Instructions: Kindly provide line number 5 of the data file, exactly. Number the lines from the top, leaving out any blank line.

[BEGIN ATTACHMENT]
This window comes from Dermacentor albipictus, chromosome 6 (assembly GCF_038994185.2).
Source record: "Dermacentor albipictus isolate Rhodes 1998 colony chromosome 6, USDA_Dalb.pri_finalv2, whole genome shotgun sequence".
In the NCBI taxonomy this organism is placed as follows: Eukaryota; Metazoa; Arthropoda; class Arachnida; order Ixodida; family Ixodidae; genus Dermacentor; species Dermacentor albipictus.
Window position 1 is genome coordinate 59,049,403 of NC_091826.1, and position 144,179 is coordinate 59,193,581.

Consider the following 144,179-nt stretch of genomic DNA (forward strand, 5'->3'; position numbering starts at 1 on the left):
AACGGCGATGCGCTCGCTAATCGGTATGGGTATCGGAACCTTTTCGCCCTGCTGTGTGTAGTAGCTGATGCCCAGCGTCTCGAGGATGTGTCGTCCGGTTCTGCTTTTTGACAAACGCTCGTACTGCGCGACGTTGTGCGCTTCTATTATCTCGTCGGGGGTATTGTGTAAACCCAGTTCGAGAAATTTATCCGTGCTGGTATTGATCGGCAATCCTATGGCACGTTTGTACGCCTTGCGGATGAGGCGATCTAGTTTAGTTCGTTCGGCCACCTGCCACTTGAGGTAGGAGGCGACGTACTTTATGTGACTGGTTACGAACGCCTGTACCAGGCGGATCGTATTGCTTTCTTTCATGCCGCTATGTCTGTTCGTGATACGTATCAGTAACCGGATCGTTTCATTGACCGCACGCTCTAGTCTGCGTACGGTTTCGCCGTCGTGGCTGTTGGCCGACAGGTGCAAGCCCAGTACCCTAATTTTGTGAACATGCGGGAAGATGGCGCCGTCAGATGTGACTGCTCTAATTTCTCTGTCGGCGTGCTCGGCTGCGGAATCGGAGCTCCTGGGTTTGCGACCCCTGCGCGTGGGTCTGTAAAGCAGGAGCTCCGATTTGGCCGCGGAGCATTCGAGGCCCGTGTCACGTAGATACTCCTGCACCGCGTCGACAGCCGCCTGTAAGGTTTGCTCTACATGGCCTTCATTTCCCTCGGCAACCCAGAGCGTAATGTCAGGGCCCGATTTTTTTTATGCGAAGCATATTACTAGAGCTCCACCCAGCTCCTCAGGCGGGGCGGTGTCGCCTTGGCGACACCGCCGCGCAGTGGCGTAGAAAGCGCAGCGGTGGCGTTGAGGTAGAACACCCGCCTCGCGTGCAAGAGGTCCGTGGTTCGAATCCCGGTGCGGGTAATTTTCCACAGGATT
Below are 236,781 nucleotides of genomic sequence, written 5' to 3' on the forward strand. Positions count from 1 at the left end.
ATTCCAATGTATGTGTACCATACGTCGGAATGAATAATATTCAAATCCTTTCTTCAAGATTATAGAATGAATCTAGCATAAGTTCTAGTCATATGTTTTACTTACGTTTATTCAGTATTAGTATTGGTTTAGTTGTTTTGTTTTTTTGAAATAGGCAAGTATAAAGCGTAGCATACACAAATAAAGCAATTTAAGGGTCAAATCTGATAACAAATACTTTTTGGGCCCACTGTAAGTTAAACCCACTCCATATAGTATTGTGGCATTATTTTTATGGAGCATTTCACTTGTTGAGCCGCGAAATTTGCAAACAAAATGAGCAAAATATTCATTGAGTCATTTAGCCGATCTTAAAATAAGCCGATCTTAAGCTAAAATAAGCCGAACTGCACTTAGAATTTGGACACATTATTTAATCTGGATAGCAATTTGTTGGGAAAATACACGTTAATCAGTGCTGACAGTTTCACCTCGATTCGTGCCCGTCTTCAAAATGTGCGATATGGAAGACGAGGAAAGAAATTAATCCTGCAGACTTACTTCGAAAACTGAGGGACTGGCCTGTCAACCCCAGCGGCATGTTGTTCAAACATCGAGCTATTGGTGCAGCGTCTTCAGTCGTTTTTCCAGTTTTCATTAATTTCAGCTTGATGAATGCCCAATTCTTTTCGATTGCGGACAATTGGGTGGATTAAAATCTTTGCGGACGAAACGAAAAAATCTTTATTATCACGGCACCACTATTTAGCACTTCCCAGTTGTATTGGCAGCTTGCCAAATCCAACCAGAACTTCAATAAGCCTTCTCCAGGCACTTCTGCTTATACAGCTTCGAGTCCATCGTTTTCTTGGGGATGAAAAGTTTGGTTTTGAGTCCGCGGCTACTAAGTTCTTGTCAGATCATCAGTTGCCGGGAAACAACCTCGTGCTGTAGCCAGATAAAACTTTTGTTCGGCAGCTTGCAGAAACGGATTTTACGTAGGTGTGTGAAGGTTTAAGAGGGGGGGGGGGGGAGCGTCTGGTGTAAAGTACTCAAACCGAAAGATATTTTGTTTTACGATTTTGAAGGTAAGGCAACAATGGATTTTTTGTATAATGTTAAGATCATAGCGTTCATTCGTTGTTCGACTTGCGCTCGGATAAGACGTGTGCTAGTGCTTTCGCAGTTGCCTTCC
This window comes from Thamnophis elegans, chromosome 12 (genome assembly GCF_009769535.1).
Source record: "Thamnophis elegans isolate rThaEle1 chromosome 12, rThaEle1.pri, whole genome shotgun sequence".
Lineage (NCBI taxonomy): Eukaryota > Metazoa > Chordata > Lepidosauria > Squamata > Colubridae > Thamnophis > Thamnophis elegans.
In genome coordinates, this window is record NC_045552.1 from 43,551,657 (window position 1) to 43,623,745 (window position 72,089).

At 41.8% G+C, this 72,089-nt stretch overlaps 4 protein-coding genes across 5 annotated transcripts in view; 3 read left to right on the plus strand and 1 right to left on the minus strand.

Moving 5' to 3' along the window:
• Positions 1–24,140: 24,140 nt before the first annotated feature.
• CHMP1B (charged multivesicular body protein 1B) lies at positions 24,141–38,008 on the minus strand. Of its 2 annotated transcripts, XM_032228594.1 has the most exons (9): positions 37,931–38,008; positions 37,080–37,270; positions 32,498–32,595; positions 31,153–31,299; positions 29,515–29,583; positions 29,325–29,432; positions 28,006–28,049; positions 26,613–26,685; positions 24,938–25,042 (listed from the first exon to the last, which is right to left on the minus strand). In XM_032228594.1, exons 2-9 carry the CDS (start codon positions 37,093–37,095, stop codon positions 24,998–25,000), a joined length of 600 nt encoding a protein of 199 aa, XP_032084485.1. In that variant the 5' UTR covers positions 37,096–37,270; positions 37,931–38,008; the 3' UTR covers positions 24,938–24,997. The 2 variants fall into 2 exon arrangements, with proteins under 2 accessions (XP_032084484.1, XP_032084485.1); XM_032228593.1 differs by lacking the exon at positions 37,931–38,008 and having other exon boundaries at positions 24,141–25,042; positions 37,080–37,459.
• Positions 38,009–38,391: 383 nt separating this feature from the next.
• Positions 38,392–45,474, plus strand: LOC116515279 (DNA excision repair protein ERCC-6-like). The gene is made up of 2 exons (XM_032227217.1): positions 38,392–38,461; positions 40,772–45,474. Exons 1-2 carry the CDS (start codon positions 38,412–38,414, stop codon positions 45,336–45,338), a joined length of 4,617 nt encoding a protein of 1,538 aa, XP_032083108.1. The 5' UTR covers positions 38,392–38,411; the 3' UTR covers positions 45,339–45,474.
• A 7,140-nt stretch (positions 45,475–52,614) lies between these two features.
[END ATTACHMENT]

Consider the following 144,179-nt stretch of genomic DNA (forward strand, 5'->3'; position numbering starts at 1 on the left):